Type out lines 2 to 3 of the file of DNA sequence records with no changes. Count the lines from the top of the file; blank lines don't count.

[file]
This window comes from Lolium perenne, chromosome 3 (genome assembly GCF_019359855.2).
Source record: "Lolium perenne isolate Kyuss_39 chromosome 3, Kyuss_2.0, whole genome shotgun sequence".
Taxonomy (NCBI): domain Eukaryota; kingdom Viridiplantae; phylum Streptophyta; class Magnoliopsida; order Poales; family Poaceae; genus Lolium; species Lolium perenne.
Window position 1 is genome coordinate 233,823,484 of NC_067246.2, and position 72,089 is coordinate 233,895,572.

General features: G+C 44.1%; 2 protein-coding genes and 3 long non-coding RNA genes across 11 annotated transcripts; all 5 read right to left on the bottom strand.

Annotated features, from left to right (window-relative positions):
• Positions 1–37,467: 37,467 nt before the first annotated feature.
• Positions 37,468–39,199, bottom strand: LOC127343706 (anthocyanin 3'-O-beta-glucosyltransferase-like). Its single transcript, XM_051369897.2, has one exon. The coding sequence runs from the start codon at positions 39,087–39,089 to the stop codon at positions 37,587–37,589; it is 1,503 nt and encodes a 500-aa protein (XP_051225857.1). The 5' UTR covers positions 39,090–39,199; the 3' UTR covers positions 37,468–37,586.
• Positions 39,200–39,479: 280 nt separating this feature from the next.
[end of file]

Source record: "Lolium perenne isolate Kyuss_39 chromosome 3, Kyuss_2.0, whole genome shotgun sequence".
Taxonomy (NCBI): domain Eukaryota; kingdom Viridiplantae; phylum Streptophyta; class Magnoliopsida; order Poales; family Poaceae; genus Lolium; species Lolium perenne.